How often do you…
- Compliment someone on her weight loss.
- Encourage someone to go on a diet.
- Tease or admonish someone about her food or eating habits.
- Criticize your own or someone else’s eating habits or food choices.
- Admire rigidly controlled eating habits.
- Make negative comments about your body size or shape. Disapprove of fatness in general.
- Assume someone is doing well because she has lost weight.
- Say something that presumes that others around you want to lose weight.
- Say something that presumes that fat people eat too much.
- Admire someone who is compulsive and/or rigid about their exercise routines.
- Talk about your weight.
(**adapted from Working with Groups to Explore Food and Body Connections, Ed. Sandy Stewart Christian)
I had two answers for each question: The real one. And the one I wanted to think was true.
Conflicted once again. Pulled between who I am and who I think I should be.
Above the scale at their Women’s Health Clinic in Winnipeg, Gander, Scurfeild, Richards, and Naylor have posted: This scale simply provides a number that should not be used to determine your self-worth or the kind of day you are going to have. It also cannot be used reliably to determine your physical health and wellness.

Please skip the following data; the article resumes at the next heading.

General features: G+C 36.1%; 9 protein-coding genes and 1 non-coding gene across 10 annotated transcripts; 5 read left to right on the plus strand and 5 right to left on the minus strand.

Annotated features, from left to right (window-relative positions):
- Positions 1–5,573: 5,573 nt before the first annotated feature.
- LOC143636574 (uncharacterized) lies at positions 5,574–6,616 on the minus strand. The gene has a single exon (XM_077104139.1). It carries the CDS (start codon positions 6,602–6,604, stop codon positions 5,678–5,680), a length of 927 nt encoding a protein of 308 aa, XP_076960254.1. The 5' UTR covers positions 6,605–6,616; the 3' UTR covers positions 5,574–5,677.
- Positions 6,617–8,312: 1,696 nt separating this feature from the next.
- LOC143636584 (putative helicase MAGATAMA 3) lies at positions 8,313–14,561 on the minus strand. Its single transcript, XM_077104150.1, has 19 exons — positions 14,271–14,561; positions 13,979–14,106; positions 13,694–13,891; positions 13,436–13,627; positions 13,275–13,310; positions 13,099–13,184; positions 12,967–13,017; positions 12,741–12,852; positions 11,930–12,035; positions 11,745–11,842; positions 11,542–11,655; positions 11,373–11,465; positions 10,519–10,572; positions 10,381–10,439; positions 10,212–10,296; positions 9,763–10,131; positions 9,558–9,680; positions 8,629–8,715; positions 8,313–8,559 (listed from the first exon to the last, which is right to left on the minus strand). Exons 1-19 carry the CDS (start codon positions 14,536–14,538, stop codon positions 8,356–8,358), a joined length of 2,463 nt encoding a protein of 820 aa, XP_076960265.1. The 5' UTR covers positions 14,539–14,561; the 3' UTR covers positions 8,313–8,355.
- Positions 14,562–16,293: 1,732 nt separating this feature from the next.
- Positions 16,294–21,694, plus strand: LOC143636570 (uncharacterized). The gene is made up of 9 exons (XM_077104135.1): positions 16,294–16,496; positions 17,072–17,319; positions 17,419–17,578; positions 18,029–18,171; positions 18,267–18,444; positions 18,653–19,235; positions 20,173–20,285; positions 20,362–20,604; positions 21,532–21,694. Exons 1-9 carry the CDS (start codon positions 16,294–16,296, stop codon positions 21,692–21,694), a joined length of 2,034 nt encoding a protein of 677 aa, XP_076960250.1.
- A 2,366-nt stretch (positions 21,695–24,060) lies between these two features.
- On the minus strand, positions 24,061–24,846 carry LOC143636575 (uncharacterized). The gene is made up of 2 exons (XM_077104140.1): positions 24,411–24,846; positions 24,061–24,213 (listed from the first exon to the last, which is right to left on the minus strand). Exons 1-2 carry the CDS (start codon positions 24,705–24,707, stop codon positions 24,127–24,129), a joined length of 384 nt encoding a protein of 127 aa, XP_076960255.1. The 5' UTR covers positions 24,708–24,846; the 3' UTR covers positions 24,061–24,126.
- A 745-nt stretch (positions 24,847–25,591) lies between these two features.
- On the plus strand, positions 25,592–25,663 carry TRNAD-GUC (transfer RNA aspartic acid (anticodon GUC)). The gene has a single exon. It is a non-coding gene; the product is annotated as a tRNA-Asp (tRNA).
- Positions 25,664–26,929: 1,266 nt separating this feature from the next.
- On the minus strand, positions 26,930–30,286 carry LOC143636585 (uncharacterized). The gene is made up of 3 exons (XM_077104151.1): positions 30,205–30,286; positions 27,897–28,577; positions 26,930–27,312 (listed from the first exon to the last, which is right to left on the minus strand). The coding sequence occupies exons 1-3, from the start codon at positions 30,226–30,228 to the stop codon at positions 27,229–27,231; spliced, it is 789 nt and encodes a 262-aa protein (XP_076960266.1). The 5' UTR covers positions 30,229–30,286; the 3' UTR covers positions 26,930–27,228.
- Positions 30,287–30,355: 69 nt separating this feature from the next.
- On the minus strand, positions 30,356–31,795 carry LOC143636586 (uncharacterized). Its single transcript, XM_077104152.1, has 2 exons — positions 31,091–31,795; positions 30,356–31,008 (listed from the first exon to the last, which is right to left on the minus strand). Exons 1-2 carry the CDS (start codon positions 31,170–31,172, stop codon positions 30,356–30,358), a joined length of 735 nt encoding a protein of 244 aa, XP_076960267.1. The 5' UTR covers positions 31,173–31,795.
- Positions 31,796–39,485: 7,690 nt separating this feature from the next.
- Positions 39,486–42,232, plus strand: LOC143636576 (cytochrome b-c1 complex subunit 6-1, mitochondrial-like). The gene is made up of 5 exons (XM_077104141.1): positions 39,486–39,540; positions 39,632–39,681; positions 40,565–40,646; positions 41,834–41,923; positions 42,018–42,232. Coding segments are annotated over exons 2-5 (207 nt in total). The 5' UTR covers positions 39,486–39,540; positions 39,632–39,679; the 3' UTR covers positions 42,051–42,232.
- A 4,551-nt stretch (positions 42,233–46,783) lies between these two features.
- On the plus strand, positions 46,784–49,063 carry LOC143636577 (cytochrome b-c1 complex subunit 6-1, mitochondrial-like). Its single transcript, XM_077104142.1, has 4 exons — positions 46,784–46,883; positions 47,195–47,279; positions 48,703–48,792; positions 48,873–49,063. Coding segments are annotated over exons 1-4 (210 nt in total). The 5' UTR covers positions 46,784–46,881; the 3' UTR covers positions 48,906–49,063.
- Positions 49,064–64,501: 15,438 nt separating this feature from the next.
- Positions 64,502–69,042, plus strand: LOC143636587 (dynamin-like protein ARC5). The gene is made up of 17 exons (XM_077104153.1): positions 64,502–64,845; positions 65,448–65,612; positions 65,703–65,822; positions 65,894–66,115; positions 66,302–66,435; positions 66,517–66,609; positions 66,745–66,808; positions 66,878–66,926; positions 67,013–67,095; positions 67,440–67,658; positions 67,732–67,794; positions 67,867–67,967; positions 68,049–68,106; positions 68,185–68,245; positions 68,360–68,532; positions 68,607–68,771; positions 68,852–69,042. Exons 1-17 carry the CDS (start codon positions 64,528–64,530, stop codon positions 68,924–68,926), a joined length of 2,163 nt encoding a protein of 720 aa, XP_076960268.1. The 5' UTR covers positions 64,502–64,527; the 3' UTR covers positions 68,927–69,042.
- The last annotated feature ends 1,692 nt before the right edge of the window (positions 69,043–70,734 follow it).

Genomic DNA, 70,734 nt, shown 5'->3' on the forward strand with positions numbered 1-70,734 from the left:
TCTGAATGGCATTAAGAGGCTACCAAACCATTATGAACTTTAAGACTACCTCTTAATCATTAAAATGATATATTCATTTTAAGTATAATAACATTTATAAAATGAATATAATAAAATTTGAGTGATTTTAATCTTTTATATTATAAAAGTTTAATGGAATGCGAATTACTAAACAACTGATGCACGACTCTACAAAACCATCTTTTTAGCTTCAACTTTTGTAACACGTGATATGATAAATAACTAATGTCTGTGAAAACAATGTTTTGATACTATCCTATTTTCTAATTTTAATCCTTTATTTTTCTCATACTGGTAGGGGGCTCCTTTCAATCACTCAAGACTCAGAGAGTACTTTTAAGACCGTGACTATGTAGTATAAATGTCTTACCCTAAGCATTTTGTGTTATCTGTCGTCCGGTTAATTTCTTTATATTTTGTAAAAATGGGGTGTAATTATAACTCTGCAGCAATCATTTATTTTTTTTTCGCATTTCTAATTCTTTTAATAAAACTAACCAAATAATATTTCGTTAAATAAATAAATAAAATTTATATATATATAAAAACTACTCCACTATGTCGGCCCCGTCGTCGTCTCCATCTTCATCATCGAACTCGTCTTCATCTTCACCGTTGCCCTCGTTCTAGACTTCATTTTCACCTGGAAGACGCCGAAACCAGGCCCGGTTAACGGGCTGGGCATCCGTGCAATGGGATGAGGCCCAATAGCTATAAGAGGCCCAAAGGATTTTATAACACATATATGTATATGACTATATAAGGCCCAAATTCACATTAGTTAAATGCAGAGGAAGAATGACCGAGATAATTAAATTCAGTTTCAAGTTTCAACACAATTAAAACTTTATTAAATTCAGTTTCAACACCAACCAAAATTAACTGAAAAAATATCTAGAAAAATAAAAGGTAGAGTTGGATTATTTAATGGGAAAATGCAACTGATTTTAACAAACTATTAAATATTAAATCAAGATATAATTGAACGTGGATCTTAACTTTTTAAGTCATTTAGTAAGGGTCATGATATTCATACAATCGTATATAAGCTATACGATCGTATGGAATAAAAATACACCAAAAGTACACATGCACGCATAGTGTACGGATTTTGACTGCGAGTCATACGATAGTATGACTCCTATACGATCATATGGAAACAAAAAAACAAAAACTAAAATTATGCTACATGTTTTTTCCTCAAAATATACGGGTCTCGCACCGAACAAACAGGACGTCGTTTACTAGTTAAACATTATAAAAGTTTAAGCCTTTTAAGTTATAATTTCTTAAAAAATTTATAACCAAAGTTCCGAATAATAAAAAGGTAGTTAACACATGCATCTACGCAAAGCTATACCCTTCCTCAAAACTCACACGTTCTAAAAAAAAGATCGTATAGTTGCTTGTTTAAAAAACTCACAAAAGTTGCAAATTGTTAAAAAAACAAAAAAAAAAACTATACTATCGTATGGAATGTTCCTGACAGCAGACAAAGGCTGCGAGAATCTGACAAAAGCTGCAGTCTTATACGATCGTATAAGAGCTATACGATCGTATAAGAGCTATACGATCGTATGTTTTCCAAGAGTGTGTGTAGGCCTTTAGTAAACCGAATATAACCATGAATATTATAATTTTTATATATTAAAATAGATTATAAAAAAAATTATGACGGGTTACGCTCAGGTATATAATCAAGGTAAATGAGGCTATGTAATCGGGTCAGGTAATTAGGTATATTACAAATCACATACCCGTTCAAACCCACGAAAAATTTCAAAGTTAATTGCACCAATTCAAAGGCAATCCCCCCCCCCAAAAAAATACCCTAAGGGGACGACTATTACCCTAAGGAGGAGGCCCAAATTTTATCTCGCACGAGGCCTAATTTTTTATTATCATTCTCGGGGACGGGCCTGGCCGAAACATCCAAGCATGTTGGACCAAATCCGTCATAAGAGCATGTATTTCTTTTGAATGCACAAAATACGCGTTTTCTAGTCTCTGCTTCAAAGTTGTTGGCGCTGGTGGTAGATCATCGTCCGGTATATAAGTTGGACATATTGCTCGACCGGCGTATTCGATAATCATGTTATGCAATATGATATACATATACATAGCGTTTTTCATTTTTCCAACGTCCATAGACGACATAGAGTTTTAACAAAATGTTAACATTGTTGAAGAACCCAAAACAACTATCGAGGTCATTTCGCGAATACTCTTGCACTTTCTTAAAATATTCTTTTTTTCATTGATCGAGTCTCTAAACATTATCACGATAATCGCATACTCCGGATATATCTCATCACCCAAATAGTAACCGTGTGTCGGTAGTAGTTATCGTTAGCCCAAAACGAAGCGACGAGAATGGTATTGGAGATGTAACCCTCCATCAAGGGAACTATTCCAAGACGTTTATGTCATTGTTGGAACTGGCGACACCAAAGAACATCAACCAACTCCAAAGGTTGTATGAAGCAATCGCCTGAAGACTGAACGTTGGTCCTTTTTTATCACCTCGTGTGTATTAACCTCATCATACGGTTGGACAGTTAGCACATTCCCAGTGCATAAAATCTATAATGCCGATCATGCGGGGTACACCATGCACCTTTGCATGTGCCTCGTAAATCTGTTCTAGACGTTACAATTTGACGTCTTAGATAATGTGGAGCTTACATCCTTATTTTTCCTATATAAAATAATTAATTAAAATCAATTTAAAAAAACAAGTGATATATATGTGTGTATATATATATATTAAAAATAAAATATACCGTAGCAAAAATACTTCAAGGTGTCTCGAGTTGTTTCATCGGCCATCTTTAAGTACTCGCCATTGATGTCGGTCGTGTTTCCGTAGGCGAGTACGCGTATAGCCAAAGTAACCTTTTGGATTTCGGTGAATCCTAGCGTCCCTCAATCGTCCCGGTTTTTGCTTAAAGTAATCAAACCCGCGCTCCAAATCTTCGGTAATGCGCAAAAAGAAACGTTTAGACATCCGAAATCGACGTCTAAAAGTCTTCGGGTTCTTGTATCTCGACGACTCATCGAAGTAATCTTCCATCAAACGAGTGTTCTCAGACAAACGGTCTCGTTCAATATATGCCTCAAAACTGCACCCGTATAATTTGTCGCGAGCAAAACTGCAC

These women are waging a war on fat obsession that is slowly killing the spirit of too many women.
To accentuate their presentation each speaker held up sign proudly declaring their individual BMI’s and then trashing the whole concept. “We are all healthy,” they told us. “Your BMI is not necessarily a reliable indicator of good health.”
“Finally my BMI is normal,” I wanted to yell. “Don’t you dare discount it now!”
I hadn’t even owned a scale for the better part of 30 years. Now I do, and I fight with myself not to stand on it. The thought of giving it up freaks me out. It feels like I would be disposing of a friend.
I have gained 10lbs and I feel fat, as if that is something bad. I weighed 272 lbs. 16 months ago and felt okay. I weigh 170lbs today and feel obese.
Then they challenged us to digest this:
20 Tips to Resist the Fat War on Women’s Bodies & Peacefully Inhabit Your Own:
- Admire and appreciate your own body and all it does for you. Consider the value of your body’s functional role and stop valuing it only for its decorative or ornamental role.